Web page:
"Let us forgive ourselves for writing poems that aren't better than every other poem that has ever been written." - Dean Young, The Art of Recklessness
As writers and poets, we must read. If we do not read, we will be horrible writers. This is nearly a universal truth, no matter how many aspiring writers may say or wish otherwise. (I say "nearly" because there may be some prodigy somewhere who is the exception, but I have yet to meet this person.)
Shitty readers make shitty writers.
Sometimes, though, amazing readers make terrified writers.
It is a fine line, and it's one the professional writer must master. You can't write a good story, book, or poem unless you immerse yourself in the written word. Immersing yourself too often, however, and too deeply, in the written words of masters will paralyze you.
You are not going to write as well as your favorite long-dead author. I'm sorry. You won't. And it's not for lack of skill, talent, or persistence. It's much simpler than that.
You will never write as well as your favorite long-dead author, because you will never be the reader reading you.
As the writer, your metaphors hold no surprise. Your turns of phrase are cliche. Your characters are too predictable. This does not change when you put on your "reader" hat.
As the writer, when you put on your reader hat for your own work, it is so you can see more clearly your work's flaws. This is especially true when you have put away your manuscript for several months so that you may approach it with fresh eyes. You put it away so you can gain fresh insight into what isn't working. When you read other people's work—work you love—you put it away so you can experience once again, with fresh eyes, the thrill of the language, the structure, the dialogue that first entranced you. This is an important distinction.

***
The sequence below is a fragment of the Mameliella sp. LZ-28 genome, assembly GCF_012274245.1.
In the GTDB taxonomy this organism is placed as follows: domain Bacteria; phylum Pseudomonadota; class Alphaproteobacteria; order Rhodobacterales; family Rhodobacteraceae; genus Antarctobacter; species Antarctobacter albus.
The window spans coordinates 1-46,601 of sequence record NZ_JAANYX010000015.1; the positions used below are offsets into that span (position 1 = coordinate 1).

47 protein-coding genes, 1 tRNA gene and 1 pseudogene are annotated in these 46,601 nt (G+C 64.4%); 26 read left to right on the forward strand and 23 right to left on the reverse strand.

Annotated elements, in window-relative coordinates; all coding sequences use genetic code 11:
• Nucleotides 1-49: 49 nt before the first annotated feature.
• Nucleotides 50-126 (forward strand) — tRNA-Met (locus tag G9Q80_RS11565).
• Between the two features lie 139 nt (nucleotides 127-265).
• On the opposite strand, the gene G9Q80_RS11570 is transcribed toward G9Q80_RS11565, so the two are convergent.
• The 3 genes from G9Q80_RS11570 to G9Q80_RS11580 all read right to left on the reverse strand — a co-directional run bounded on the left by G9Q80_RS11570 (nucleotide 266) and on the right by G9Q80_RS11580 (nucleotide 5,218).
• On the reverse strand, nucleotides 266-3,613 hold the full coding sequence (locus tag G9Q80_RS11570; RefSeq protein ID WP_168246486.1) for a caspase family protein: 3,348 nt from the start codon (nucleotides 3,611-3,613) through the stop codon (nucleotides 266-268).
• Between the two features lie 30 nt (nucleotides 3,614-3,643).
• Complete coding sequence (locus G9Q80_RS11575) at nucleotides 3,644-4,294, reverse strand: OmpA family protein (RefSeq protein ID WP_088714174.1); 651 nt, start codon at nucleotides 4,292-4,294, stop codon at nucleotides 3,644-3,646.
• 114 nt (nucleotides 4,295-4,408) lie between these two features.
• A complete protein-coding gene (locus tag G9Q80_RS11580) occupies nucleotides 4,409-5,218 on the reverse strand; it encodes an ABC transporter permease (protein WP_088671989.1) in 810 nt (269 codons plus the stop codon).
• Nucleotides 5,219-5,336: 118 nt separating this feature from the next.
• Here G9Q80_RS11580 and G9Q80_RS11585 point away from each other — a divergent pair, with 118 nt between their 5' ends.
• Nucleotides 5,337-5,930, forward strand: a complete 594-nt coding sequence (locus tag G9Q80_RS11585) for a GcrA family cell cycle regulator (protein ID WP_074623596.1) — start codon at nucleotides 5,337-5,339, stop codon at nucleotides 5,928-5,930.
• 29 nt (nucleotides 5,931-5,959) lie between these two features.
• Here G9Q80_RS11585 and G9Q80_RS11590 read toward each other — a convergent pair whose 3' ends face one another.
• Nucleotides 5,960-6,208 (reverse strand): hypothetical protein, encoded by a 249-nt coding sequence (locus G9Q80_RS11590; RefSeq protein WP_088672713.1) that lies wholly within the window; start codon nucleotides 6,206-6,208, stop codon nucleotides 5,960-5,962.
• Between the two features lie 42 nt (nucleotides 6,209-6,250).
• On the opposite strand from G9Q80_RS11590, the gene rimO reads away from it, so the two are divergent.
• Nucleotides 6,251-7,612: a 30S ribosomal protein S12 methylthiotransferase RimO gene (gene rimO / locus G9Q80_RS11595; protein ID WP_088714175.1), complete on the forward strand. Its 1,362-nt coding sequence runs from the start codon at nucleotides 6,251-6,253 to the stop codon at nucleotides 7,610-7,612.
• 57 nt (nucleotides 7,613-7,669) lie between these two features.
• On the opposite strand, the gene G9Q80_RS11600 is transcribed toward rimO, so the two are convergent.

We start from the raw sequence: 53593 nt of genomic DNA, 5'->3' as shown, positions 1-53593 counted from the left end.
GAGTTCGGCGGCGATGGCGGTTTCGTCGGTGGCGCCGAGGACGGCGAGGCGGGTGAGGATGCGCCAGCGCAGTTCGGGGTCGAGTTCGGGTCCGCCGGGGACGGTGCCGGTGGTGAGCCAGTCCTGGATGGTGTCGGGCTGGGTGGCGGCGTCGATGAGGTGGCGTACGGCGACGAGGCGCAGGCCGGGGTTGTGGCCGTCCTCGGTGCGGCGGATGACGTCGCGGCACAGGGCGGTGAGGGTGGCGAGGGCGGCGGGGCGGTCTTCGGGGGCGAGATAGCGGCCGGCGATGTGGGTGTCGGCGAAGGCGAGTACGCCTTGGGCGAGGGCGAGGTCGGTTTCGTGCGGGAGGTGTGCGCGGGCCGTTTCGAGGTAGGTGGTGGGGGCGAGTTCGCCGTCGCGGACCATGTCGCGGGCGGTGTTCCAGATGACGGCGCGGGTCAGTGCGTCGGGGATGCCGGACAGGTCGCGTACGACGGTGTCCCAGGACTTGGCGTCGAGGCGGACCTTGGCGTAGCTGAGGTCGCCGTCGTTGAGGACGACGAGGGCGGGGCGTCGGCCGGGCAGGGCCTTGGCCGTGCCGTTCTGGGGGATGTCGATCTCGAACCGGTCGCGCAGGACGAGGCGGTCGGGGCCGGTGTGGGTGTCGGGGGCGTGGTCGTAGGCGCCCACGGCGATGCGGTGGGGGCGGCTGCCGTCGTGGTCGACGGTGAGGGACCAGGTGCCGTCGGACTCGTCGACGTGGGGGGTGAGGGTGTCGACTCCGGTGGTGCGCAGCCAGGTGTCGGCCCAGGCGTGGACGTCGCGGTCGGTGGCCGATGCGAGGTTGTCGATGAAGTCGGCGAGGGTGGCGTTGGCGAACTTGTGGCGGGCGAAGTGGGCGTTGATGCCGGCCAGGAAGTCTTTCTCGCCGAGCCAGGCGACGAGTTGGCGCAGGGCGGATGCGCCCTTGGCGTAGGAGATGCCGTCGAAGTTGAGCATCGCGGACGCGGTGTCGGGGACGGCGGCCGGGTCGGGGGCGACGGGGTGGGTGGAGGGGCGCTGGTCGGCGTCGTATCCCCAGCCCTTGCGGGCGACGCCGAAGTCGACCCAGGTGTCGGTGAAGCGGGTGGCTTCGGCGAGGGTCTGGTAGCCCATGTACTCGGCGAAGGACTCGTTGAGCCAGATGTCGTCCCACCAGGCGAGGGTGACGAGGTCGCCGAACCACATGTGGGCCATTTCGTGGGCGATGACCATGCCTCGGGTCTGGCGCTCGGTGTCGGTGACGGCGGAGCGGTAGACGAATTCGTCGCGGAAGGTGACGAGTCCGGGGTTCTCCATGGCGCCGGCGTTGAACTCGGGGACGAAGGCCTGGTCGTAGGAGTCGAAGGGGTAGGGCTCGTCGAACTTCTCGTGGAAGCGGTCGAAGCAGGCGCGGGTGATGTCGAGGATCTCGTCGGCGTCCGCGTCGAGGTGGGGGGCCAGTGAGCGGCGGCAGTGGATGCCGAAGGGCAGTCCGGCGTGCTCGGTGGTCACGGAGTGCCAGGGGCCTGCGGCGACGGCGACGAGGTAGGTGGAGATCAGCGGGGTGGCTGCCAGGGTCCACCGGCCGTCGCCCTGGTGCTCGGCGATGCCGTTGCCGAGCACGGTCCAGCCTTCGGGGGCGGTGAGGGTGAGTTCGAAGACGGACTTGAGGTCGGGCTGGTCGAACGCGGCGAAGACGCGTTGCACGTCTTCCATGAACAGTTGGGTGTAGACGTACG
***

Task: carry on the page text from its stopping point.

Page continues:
You will never experience your own work like that, because you never experienced that moment, as a reader, of entrancement.
This does not mean that no one else will ever read your work and experience those moments. In fact, if you read often and write often, I'm certain someone—maybe many others—will. So do not let the masters deter you.
Read often, but read widely.
Read good books and okay books and articles with so many grammatical errors you can barely get through them—if you find them interesting enough. Read newspaper pieces and poems. Read lists.
Read to inform. Read to inspire. Read to gain a better sense of language and timing. And, yes, do read the masters. Do read the greats. Just, maybe, do it after you've finished your second draft.